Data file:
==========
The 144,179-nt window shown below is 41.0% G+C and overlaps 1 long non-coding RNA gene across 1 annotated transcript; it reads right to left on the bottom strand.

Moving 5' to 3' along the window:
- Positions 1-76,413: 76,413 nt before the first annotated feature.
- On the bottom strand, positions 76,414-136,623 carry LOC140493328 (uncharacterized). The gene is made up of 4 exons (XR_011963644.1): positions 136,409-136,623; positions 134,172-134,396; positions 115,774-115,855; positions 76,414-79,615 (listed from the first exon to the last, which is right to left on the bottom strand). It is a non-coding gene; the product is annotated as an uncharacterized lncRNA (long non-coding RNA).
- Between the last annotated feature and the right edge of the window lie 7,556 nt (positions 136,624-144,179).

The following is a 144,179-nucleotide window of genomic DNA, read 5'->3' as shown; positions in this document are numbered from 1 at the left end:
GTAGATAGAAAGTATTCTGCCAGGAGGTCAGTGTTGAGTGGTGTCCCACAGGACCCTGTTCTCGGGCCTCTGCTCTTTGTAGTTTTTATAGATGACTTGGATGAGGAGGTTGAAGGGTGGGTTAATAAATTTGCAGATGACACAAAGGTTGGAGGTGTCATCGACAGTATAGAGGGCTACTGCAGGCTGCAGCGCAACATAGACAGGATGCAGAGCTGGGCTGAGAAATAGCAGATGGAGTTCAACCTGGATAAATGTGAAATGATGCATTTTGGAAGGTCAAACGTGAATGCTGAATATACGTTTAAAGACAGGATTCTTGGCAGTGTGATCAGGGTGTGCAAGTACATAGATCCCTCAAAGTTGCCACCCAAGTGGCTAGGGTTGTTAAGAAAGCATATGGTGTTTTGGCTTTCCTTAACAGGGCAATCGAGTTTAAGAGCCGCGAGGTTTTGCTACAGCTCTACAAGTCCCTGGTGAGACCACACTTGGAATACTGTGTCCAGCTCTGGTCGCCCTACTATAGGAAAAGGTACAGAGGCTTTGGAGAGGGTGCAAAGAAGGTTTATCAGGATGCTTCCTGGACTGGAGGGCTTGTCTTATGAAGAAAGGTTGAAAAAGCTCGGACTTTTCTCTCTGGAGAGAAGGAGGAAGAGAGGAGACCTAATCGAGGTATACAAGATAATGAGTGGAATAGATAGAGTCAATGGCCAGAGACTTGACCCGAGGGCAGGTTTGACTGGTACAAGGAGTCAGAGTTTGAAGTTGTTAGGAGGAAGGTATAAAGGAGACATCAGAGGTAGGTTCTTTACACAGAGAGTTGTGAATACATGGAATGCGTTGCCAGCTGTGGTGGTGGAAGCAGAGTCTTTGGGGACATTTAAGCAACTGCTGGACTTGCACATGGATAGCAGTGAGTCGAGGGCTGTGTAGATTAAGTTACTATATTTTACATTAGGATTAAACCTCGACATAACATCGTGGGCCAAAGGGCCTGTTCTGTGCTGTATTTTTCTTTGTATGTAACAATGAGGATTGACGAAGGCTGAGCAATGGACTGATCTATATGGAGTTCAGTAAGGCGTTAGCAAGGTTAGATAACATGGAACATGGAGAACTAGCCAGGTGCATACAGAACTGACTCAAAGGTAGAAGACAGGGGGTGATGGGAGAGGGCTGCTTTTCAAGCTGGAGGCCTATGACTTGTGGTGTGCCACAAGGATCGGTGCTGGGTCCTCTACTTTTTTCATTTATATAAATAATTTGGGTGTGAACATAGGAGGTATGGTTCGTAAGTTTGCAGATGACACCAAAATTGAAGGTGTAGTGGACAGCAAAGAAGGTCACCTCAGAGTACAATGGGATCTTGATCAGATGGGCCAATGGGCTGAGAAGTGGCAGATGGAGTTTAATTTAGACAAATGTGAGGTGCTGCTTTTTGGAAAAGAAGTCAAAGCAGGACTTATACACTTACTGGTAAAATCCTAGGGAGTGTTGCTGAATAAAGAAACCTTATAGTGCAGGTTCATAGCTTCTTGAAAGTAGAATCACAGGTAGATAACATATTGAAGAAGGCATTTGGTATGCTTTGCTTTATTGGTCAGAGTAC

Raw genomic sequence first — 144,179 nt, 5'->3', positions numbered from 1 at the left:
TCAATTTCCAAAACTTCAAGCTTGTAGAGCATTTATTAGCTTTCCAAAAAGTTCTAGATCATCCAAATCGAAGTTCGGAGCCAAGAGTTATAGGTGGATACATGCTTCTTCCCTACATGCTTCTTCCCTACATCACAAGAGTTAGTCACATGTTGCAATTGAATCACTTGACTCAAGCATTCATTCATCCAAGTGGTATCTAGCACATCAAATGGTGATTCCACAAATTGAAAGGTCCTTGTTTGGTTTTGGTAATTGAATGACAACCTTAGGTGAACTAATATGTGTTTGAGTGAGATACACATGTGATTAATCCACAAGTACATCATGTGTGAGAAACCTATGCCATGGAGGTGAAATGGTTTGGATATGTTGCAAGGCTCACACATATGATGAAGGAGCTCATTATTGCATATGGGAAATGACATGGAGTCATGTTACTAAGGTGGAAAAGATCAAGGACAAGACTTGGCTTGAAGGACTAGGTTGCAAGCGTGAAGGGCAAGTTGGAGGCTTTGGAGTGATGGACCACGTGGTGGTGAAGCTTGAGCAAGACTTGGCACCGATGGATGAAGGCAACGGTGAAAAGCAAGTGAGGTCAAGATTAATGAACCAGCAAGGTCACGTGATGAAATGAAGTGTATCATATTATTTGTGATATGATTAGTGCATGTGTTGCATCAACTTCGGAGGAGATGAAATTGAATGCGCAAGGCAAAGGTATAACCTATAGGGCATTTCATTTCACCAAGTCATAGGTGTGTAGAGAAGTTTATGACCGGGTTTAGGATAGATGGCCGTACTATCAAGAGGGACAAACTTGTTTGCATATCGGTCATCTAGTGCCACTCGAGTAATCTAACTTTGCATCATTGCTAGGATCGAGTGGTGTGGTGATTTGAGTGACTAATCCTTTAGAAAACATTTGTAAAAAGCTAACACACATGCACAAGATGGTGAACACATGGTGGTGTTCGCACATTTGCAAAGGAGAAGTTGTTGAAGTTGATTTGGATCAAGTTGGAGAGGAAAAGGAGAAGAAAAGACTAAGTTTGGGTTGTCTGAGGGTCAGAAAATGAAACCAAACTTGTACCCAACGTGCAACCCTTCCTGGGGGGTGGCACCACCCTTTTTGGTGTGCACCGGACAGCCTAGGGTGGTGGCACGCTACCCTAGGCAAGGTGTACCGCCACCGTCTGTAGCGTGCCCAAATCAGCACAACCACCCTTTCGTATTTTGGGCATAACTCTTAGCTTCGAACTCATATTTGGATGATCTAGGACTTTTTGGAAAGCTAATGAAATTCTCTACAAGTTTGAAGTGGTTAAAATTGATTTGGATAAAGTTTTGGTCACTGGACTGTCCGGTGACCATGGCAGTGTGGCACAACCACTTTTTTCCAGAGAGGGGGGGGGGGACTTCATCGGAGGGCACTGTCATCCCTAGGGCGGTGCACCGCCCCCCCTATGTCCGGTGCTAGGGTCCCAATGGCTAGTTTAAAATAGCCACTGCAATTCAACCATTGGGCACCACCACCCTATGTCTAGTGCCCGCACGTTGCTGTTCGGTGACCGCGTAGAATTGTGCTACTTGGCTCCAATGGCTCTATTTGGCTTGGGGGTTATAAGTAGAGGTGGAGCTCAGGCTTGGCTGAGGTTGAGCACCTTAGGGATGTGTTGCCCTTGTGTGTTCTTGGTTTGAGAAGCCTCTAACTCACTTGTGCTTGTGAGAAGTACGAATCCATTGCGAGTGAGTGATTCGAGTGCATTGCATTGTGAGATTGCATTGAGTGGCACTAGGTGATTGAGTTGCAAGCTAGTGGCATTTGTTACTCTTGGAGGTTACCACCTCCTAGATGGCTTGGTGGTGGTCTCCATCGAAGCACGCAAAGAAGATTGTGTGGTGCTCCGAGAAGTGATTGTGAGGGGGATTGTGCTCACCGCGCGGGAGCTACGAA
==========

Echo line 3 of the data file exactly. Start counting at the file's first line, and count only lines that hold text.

- Positions 1-76,413: 76,413 nt before the first annotated feature.